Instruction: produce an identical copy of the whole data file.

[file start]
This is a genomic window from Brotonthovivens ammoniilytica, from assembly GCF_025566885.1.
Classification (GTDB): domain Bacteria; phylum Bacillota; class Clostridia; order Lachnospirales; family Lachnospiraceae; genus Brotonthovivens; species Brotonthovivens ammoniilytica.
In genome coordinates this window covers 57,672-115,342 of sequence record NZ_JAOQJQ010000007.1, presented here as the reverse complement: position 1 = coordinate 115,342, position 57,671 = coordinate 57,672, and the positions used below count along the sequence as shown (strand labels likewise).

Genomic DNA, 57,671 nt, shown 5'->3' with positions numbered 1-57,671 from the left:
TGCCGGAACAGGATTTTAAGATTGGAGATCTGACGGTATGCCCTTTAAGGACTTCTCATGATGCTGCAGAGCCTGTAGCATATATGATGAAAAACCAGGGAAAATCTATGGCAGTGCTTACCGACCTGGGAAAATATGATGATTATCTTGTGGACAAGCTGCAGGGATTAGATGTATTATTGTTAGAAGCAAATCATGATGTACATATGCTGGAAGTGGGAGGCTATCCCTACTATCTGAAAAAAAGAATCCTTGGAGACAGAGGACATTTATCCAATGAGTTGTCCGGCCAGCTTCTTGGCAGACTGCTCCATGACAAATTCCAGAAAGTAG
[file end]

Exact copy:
This is a genomic window from Brotonthovivens ammoniilytica, from assembly GCF_025566885.1.
Classification (GTDB): domain Bacteria; phylum Bacillota; class Clostridia; order Lachnospirales; family Lachnospiraceae; genus Brotonthovivens; species Brotonthovivens ammoniilytica.
In genome coordinates this window covers 57,672-115,342 of sequence record NZ_JAOQJQ010000007.1, presented here as the reverse complement: position 1 = coordinate 115,342, position 57,671 = coordinate 57,672, and the positions used below count along the sequence as shown (strand labels likewise).

Genomic DNA, 57,671 nt, shown 5'->3' with positions numbered 1-57,671 from the left:
TGCCGGAACAGGATTTTAAGATTGGAGATCTGACGGTATGCCCTTTAAGGACTTCTCATGATGCTGCAGAGCCTGTAGCATATATGATGAAAAACCAGGGAAAATCTATGGCAGTGCTTACCGACCTGGGAAAATATGATGATTATCTTGTGGACAAGCTGCAGGGATTAGATGTATTATTGTTAGAAGCAAATCATGATGTACATATGCTGGAAGTGGGAGGCTATCCCTACTATCTGAAAAAAAGAATCCTTGGAGACAGAGGACATTTATCCAATGAGTTGTCCGGCCAGCTTCTTGGCAGACTGCTCCATGACAAATTCCAGAAAGTAG